How can infra-red excitation both accelerate and slow charge transfer in the same molecule?†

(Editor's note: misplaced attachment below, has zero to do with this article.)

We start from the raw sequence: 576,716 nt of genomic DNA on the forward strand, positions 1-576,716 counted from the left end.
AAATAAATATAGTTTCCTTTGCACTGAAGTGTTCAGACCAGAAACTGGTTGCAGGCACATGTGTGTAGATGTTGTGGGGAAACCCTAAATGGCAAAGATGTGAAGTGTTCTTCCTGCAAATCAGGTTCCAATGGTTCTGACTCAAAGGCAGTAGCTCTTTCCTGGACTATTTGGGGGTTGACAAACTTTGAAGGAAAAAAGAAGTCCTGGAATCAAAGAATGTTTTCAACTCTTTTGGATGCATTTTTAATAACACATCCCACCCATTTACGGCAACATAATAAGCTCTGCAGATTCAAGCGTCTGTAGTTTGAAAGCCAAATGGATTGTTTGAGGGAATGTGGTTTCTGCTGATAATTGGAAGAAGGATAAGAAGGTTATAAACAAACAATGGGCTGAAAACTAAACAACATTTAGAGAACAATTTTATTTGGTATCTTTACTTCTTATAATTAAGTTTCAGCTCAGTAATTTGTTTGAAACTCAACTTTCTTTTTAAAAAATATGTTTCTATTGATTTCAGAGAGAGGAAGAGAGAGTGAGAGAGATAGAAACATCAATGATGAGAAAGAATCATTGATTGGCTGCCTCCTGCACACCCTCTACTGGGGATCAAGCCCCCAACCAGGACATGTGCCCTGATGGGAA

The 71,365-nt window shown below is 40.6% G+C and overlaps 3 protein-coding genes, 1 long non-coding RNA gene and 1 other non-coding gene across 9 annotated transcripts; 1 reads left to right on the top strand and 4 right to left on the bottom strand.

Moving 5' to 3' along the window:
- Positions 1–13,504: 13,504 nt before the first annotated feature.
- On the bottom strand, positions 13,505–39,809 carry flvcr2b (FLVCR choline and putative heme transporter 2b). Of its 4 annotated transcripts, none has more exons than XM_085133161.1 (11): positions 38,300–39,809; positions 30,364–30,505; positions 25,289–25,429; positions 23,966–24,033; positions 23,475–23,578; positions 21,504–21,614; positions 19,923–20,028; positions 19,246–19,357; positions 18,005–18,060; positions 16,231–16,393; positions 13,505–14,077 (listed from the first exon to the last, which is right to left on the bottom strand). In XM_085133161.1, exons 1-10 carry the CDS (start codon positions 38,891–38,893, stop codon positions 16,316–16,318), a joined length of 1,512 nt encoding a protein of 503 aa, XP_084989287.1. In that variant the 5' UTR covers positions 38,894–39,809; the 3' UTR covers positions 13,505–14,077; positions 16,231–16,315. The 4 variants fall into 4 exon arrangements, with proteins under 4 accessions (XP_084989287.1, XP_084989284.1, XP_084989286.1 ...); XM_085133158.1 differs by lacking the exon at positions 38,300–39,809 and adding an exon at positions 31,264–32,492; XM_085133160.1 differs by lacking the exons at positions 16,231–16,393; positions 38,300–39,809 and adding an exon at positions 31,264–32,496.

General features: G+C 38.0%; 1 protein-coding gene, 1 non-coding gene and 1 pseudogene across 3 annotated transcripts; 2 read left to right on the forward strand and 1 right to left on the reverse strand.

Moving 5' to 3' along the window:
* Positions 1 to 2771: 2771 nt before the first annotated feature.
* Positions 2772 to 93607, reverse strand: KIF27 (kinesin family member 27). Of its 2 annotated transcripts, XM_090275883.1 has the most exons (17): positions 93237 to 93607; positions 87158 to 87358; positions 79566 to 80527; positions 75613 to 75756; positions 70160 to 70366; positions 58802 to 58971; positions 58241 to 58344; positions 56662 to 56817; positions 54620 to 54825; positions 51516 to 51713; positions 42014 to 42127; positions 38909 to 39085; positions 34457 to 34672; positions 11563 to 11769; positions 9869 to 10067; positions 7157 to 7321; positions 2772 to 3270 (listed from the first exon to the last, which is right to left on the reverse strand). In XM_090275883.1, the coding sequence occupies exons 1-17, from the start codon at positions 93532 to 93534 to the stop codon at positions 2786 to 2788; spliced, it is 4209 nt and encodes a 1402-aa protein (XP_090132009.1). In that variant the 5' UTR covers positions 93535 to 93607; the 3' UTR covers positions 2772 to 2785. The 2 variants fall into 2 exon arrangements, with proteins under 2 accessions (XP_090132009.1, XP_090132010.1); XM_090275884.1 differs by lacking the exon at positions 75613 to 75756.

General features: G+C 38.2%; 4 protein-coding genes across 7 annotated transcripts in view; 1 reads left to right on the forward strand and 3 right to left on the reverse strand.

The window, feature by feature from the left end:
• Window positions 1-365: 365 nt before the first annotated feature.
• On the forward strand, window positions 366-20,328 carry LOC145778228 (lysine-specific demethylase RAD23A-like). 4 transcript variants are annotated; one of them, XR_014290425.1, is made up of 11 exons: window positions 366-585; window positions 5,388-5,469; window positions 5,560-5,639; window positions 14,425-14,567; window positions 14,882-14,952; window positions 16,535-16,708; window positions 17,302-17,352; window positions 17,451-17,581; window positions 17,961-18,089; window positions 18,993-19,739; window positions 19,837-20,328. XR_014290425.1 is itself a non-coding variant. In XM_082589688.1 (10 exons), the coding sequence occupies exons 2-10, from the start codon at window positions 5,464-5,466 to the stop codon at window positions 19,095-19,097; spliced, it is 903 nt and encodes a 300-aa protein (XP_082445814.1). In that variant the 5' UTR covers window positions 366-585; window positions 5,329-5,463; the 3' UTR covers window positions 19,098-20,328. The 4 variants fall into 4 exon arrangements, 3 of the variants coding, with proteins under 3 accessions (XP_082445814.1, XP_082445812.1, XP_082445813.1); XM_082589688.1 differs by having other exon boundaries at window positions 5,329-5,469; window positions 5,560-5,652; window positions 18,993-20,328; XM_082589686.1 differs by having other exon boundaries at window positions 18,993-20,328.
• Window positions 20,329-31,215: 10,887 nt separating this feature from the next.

A UV-IR-Vis 3-pulse study of infra-red induced changes to electron transfer (ET) rates in a donor–bridge–acceptor species finds that charge-separation rates are slowed, while charge-recombination rates are accelerated as a result of IR excitation during the reaction. We explore the underpinning mechanisms for this behavior, studying IR-induced changes to the donor–acceptor coupling, to the validity of the Condon approximation, and to the reaction coordinate distribution. We find that the dominant IR-induced rate effects in the species studied arise from changes to the density of states in the Marcus curve crossing region. That is, IR perturbation changes the probability of accessing the activated complex for the ET reactions. IR excitation diminishes the population of the activated complex for forward (activationless) ET, thus slowing the rate. However, IR excitation increases the population of the activated complex for (highly activated) charge recombination ET, thus accelerating the charge recombination rate.
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